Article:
Kounter Kulture

Neighborhood: Northampton
Claim to fame: Carry-out spot with incredible Asian-inspired fare. 

Hannah's Take: Another recent find for us, Kounter Kulture is a delightful surprise. They offer no indoor seating, but what they do offer is an outrageously yummy take on sweet buns--basically a gigantic taco wrapped in a massive sweet bun, filled to the brim with slow-roasted pork, tofu, or spiced catfish. There's other stuff on the menu, but why would you not order a sweet bun taco?!? The service is incredible, especially given that this is just a carry-out joint. You will not be disappointed. 

Casual-Classy

Taste

Neighborhood: Central West End
Claim to fame: Craft cocktails and delectable small bites.

Hannah's Take: When you mostly want a craft cocktail but also want some quality small plates, Taste is the place for you. Everything that Gerard Craft touches turns to culinary gold, so have no fear--for the non-locals, just take my word on this one. 

The Fountain on Locust

Neighborhood: Midtown/Grand Center
Claim to fame: Ice cream and soda fountain in a hand-painted art deco setting. 

Hannah's Take: The specialty ice creams desserts are well-known, but the food is just as delicious at this Midtown gem. Try the dill pickle soup for something unique and, frankly, magical. Obviously don't skip dessert--the ice cream is sourced from a dairy in Wisconsin, the only one known to age their ice cream. All toppings and sauces are made in-house.

Element

Neighborhood: Lafayette Square
Claim to fame: New American fare with a killer view of downtown.

Hannah's Take: We've visited Element several times, and the food seems to improve with every visit. The setting, of course, is impossible to beat--enjoy a rooftop bar overlooking downtown St. Louis. While you're there, check out the view of Climb So Ill, the city's go-to rock climbing gym housed in the same building.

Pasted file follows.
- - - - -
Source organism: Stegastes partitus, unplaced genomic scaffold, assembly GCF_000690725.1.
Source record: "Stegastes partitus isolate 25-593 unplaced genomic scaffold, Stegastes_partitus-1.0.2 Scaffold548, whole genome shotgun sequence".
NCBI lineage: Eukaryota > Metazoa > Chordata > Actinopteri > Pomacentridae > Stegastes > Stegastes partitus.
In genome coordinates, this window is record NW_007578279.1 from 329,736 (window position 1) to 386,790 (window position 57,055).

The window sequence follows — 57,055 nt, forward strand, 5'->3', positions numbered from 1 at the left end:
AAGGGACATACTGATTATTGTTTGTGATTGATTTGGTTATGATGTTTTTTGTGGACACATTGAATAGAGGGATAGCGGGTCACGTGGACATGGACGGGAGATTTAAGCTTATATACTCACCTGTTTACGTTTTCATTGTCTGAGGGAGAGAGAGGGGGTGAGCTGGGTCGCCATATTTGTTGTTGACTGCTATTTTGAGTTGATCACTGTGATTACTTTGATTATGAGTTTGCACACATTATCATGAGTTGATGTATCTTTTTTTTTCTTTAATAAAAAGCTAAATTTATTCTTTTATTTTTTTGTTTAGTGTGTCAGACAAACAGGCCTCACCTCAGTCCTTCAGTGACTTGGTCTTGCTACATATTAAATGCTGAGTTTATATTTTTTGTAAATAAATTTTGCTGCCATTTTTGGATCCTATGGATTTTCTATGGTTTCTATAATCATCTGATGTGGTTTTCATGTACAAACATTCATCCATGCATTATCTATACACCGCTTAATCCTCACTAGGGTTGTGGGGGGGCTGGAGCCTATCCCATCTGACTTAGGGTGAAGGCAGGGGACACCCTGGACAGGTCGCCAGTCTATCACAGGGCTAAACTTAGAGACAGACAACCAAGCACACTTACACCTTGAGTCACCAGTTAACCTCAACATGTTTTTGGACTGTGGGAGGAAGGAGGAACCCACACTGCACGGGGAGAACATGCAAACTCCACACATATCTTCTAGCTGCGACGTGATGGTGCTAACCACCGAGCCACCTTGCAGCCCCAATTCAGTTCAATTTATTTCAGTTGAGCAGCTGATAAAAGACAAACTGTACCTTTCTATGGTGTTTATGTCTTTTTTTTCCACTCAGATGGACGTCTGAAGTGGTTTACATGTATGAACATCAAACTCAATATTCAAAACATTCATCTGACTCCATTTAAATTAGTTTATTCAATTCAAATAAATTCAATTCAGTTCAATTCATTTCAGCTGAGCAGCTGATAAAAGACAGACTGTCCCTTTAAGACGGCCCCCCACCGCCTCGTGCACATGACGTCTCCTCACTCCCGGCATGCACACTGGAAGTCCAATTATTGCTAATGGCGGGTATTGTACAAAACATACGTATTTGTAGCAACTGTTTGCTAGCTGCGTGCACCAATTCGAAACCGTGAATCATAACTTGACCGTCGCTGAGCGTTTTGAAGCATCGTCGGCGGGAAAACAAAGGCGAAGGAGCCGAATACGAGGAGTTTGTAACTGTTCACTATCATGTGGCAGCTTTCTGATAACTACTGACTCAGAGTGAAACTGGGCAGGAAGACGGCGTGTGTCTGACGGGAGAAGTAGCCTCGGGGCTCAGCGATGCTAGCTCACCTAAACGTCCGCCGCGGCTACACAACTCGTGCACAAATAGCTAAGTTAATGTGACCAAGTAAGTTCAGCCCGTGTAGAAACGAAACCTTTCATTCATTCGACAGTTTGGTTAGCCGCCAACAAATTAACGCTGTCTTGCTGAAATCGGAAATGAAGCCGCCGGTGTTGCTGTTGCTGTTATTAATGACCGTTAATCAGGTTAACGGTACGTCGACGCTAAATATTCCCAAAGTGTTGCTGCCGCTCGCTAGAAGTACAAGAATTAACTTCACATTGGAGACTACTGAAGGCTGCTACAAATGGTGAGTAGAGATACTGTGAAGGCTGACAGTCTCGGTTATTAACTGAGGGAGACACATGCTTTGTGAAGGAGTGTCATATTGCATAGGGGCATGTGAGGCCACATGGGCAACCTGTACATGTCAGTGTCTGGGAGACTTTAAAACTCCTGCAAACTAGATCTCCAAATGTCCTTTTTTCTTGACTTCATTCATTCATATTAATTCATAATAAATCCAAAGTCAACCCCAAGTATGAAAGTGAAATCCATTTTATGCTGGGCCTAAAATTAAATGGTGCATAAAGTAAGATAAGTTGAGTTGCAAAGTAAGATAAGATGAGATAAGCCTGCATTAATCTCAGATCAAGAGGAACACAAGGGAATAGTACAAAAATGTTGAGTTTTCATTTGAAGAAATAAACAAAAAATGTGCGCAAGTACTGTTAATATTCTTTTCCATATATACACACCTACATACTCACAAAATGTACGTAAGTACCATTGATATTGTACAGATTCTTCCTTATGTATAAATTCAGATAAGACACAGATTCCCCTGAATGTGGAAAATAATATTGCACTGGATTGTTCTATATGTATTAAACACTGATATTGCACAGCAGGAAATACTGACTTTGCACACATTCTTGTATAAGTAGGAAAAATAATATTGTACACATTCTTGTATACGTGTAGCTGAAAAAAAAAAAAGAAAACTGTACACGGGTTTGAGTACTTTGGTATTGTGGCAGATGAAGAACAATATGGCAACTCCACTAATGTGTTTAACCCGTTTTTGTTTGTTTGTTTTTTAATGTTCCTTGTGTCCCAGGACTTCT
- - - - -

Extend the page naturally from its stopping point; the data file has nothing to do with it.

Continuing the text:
Prasino

Neighborhood: St. Charles
Claim to fame: Actually delicious food, west of 270. 

Hannah's Take: If you suddenly find yourself west of 270 and surrounded by fast-casual chain restaurants, don't panic! Prasino in St. Charles provides a welcome relief from the tragic, far-west county dining scene. Offering "craft New American cuisine," lunch and dinner at Prasino are great, but brunch is the real standout. Don't miss the truffled potatoes!

Russell's on Macklind

Neighborhood: Southhampton
Claim to fame: Neighborhood favorite with stellar local fare. 

Hannah's Take: Whether it's a breakfast pizza, gooey butter cake, pulled pork sandwich, or a simple salad and sandwich combo, Russell's knows how to dish out good food. They get crazy on the weekends, and the patio fills up fast in good weather, but this neighborhood favorite is still well worth your time. 

Cafe Osage

Neighborhood: Central West End/Fountain Park
Claim to fame: Farm-to-table fare, right in the heart of the city.

Hannah's Take: Hungry for some home-grown goodness in the midst of the city? Look no further than Cafe Osage, a combination garden store and cafe. They grow many of their ingredients on site, and the freshness is evident in both the breakfast and lunch menus. For the best experience, come when the weather is nice and enjoy a thoughtfully prepared meal al fresco.